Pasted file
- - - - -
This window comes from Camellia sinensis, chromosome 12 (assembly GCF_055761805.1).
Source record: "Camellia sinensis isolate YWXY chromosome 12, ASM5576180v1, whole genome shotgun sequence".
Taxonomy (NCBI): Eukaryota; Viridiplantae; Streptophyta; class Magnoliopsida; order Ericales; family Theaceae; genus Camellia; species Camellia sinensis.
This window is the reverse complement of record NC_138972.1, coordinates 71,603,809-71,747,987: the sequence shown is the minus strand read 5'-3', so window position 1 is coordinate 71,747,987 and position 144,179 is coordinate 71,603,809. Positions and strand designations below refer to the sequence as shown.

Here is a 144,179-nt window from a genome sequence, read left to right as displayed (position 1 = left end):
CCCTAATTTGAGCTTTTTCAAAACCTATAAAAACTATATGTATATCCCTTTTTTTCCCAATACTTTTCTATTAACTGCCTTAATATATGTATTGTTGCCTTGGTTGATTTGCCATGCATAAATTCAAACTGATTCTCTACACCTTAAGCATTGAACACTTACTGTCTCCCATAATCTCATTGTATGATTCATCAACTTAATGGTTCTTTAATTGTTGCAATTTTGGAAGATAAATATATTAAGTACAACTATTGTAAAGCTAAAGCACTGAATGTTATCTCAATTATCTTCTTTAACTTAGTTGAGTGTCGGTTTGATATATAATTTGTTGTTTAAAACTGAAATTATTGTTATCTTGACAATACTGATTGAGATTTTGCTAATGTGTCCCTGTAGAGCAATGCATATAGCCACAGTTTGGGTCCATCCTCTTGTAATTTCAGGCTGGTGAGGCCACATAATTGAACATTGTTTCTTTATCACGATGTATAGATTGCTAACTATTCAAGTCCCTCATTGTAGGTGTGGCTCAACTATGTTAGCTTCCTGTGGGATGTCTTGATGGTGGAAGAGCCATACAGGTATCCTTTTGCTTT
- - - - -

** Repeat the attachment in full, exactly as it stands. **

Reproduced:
This window comes from Camellia sinensis, chromosome 12 (assembly GCF_055761805.1).
Source record: "Camellia sinensis isolate YWXY chromosome 12, ASM5576180v1, whole genome shotgun sequence".
Taxonomy (NCBI): Eukaryota; Viridiplantae; Streptophyta; class Magnoliopsida; order Ericales; family Theaceae; genus Camellia; species Camellia sinensis.
This window is the reverse complement of record NC_138972.1, coordinates 71,603,809-71,747,987: the sequence shown is the minus strand read 5'-3', so window position 1 is coordinate 71,747,987 and position 144,179 is coordinate 71,603,809. Positions and strand designations below refer to the sequence as shown.

Here is a 144,179-nt window from a genome sequence, read left to right as displayed (position 1 = left end):
CCCTAATTTGAGCTTTTTCAAAACCTATAAAAACTATATGTATATCCCTTTTTTTCCCAATACTTTTCTATTAACTGCCTTAATATATGTATTGTTGCCTTGGTTGATTTGCCATGCATAAATTCAAACTGATTCTCTACACCTTAAGCATTGAACACTTACTGTCTCCCATAATCTCATTGTATGATTCATCAACTTAATGGTTCTTTAATTGTTGCAATTTTGGAAGATAAATATATTAAGTACAACTATTGTAAAGCTAAAGCACTGAATGTTATCTCAATTATCTTCTTTAACTTAGTTGAGTGTCGGTTTGATATATAATTTGTTGTTTAAAACTGAAATTATTGTTATCTTGACAATACTGATTGAGATTTTGCTAATGTGTCCCTGTAGAGCAATGCATATAGCCACAGTTTGGGTCCATCCTCTTGTAATTTCAGGCTGGTGAGGCCACATAATTGAACATTGTTTCTTTATCACGATGTATAGATTGCTAACTATTCAAGTCCCTCATTGTAGGTGTGGCTCAACTATGTTAGCTTCCTGTGGGATGTCTTGATGGTGGAAGAGCCATACAGGTATCCTTTTGCTTT